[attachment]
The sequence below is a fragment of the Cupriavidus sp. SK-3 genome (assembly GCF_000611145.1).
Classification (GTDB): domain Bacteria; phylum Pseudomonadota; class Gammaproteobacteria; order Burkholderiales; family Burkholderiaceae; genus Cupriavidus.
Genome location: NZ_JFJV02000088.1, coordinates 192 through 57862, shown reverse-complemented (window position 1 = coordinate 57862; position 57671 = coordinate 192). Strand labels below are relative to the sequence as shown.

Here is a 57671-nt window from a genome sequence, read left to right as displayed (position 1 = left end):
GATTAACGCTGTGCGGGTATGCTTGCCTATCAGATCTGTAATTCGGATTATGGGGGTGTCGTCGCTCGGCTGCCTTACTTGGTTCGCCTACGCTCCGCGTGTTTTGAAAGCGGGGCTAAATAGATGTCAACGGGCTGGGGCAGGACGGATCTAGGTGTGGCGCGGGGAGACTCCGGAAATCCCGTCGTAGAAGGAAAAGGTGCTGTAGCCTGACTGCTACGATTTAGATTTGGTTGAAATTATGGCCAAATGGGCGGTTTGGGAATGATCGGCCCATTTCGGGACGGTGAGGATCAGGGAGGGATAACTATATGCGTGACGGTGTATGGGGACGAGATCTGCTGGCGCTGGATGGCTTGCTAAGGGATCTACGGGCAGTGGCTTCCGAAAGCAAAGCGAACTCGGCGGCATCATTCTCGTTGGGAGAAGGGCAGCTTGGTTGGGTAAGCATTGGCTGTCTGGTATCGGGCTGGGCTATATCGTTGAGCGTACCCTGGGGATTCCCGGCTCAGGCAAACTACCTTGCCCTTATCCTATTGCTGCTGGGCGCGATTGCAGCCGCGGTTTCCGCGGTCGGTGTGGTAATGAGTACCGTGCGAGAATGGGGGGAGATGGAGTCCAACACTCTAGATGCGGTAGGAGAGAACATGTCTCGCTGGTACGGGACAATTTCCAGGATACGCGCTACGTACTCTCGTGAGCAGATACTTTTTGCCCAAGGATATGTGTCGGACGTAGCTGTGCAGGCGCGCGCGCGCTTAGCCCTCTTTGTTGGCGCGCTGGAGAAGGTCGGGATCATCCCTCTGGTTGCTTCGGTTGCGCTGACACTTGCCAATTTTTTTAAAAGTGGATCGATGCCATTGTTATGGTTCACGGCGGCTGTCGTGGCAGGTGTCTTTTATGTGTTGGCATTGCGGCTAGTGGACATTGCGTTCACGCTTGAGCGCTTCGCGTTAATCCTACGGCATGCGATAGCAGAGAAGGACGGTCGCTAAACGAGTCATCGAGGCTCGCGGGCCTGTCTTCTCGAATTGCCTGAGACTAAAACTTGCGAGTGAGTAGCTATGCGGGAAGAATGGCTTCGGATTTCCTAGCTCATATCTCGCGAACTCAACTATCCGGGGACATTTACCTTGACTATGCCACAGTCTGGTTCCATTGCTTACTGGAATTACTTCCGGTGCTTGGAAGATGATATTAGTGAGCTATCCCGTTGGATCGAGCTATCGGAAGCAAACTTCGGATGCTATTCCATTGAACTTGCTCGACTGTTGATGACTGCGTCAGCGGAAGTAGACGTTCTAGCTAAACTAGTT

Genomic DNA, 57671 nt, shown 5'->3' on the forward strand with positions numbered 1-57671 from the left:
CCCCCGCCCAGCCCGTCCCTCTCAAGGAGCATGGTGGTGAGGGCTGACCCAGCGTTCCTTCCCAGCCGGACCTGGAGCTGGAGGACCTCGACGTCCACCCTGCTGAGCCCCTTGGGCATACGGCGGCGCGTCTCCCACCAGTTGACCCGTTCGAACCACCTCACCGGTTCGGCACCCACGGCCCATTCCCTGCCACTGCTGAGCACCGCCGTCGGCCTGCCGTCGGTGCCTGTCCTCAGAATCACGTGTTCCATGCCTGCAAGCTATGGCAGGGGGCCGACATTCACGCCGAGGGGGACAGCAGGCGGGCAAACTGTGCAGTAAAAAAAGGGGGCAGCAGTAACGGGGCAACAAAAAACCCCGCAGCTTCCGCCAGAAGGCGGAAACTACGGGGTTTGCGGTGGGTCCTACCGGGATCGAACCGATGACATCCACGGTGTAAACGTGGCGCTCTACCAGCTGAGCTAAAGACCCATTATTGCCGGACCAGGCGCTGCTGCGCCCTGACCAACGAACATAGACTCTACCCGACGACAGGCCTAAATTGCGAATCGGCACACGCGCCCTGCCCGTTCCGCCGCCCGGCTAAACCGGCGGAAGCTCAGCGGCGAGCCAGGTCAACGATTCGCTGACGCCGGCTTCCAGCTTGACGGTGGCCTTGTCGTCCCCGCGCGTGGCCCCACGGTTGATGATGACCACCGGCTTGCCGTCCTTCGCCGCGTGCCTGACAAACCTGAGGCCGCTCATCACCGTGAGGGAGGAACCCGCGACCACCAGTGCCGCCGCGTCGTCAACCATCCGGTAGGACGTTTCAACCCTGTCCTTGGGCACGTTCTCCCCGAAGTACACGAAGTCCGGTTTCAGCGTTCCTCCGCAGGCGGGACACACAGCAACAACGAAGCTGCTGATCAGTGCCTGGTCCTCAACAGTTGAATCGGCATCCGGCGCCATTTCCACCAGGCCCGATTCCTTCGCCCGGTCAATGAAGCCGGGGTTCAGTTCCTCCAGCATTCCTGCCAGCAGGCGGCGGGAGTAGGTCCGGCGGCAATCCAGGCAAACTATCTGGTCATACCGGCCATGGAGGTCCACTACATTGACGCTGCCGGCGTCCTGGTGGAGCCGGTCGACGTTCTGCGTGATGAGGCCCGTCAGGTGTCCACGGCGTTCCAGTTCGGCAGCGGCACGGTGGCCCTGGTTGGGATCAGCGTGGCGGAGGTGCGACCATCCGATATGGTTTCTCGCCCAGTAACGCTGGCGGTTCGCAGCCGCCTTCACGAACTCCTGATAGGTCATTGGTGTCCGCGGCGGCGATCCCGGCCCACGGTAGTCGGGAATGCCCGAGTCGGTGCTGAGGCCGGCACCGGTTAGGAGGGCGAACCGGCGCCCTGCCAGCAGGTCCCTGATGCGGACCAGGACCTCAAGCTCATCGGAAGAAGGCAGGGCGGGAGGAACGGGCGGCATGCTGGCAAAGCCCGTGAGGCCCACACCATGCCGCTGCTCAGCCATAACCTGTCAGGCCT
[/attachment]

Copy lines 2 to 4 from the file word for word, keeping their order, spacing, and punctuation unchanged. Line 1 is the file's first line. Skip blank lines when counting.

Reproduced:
Classification (GTDB): domain Bacteria; phylum Pseudomonadota; class Gammaproteobacteria; order Burkholderiales; family Burkholderiaceae; genus Cupriavidus.
Genome location: NZ_JFJV02000088.1, coordinates 192 through 57862, shown reverse-complemented (window position 1 = coordinate 57862; position 57671 = coordinate 192). Strand labels below are relative to the sequence as shown.

Here is a 57671-nt window from a genome sequence, read left to right as displayed (position 1 = left end):